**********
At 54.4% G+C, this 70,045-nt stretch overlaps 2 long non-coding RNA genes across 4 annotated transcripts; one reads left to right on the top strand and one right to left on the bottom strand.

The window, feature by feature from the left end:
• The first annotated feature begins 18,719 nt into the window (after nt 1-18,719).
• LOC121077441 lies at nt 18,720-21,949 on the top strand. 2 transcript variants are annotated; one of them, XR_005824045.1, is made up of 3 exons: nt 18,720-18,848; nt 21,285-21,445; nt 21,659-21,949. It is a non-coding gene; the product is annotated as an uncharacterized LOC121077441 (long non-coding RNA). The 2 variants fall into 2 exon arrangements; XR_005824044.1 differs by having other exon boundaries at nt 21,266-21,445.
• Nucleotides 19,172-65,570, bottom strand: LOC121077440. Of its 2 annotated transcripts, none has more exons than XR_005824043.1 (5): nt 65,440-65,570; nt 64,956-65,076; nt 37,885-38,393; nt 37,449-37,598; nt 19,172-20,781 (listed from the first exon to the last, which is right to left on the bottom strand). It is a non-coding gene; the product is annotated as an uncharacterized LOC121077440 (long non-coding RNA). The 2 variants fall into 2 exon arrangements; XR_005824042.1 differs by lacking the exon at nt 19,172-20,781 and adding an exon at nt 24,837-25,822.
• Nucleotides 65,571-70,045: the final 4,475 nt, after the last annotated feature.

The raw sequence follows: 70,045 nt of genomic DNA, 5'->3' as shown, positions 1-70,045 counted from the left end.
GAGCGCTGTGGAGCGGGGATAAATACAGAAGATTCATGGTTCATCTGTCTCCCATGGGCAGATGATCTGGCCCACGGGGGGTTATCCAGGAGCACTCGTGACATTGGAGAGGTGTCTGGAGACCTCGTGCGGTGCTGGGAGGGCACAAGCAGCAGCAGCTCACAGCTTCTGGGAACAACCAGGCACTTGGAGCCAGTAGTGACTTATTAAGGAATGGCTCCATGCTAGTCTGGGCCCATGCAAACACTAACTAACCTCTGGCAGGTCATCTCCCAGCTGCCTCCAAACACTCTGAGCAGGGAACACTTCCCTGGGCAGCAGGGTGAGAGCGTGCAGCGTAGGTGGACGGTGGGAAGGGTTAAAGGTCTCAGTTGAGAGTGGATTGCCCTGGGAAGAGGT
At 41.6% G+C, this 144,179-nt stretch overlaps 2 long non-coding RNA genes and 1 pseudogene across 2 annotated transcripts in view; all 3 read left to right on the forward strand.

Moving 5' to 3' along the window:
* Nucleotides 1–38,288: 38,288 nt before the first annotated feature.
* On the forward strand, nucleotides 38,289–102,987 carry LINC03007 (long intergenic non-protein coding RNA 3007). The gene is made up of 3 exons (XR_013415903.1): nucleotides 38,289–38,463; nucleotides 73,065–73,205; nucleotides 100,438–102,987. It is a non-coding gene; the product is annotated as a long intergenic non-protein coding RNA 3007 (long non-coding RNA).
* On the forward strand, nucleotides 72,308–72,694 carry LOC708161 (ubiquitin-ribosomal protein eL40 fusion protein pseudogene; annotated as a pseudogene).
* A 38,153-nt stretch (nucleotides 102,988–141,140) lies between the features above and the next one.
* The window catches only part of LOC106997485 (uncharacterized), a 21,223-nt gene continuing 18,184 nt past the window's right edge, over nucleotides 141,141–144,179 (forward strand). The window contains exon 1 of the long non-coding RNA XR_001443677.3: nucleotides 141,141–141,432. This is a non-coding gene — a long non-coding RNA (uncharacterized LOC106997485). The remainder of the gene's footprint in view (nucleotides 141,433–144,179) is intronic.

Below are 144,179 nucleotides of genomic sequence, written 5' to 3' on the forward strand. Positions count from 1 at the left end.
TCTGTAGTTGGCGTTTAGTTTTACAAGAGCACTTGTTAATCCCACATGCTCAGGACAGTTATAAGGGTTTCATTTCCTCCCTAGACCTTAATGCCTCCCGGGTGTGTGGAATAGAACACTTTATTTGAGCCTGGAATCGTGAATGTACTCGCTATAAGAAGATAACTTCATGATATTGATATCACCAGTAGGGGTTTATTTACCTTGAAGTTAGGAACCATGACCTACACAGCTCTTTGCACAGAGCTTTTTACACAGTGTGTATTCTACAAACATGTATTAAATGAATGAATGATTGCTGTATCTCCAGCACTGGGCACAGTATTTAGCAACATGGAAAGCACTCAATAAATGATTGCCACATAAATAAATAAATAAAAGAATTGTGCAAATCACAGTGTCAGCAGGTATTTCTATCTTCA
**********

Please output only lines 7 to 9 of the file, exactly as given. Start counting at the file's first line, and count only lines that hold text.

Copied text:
The raw sequence follows: 70,045 nt of genomic DNA, 5'->3' as shown, positions 1-70,045 counted from the left end.
GAGCGCTGTGGAGCGGGGATAAATACAGAAGATTCATGGTTCATCTGTCTCCCATGGGCAGATGATCTGGCCCACGGGGGGTTATCCAGGAGCACTCGTGACATTGGAGAGGTGTCTGGAGACCTCGTGCGGTGCTGGGAGGGCACAAGCAGCAGCAGCTCACAGCTTCTGGGAACAACCAGGCACTTGGAGCCAGTAGTGACTTATTAAGGAATGGCTCCATGCTAGTCTGGGCCCATGCAAACACTAACTAACCTCTGGCAGGTCATCTCCCAGCTGCCTCCAAACACTCTGAGCAGGGAACACTTCCCTGGGCAGCAGGGTGAGAGCGTGCAGCGTAGGTGGACGGTGGGAAGGGTTAAAGGTCTCAGTTGAGAGTGGATTGCCCTGGGAAGAGGT
At 41.6% G+C, this 144,179-nt stretch overlaps 2 long non-coding RNA genes and 1 pseudogene across 2 annotated transcripts in view; all 3 read left to right on the forward strand.